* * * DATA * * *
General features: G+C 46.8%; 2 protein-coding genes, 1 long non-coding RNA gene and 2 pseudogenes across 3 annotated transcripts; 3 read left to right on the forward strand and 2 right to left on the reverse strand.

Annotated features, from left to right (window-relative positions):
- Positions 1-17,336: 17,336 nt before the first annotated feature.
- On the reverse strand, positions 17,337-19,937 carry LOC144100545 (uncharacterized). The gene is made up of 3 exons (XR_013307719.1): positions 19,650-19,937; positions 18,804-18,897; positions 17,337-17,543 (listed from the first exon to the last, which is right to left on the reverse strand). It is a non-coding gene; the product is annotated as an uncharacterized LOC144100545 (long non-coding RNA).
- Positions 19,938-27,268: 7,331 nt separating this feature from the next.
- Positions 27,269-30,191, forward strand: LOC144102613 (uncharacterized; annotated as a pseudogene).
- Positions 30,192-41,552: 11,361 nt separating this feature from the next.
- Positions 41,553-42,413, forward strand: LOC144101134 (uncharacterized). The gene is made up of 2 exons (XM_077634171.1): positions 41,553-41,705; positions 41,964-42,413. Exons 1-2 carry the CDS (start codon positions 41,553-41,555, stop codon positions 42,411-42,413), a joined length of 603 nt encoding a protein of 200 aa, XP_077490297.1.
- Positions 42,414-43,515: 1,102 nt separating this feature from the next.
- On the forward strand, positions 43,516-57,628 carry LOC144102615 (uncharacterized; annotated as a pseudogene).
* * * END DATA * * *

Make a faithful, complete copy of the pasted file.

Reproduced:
General features: G+C 46.8%; 2 protein-coding genes, 1 long non-coding RNA gene and 2 pseudogenes across 3 annotated transcripts; 3 read left to right on the forward strand and 2 right to left on the reverse strand.

Annotated features, from left to right (window-relative positions):
- Positions 1-17,336: 17,336 nt before the first annotated feature.
- On the reverse strand, positions 17,337-19,937 carry LOC144100545 (uncharacterized). The gene is made up of 3 exons (XR_013307719.1): positions 19,650-19,937; positions 18,804-18,897; positions 17,337-17,543 (listed from the first exon to the last, which is right to left on the reverse strand). It is a non-coding gene; the product is annotated as an uncharacterized LOC144100545 (long non-coding RNA).
- Positions 19,938-27,268: 7,331 nt separating this feature from the next.
- Positions 27,269-30,191, forward strand: LOC144102613 (uncharacterized; annotated as a pseudogene).
- Positions 30,192-41,552: 11,361 nt separating this feature from the next.
- Positions 41,553-42,413, forward strand: LOC144101134 (uncharacterized). The gene is made up of 2 exons (XM_077634171.1): positions 41,553-41,705; positions 41,964-42,413. Exons 1-2 carry the CDS (start codon positions 41,553-41,555, stop codon positions 42,411-42,413), a joined length of 603 nt encoding a protein of 200 aa, XP_077490297.1.
- Positions 42,414-43,515: 1,102 nt separating this feature from the next.
- On the forward strand, positions 43,516-57,628 carry LOC144102615 (uncharacterized; annotated as a pseudogene).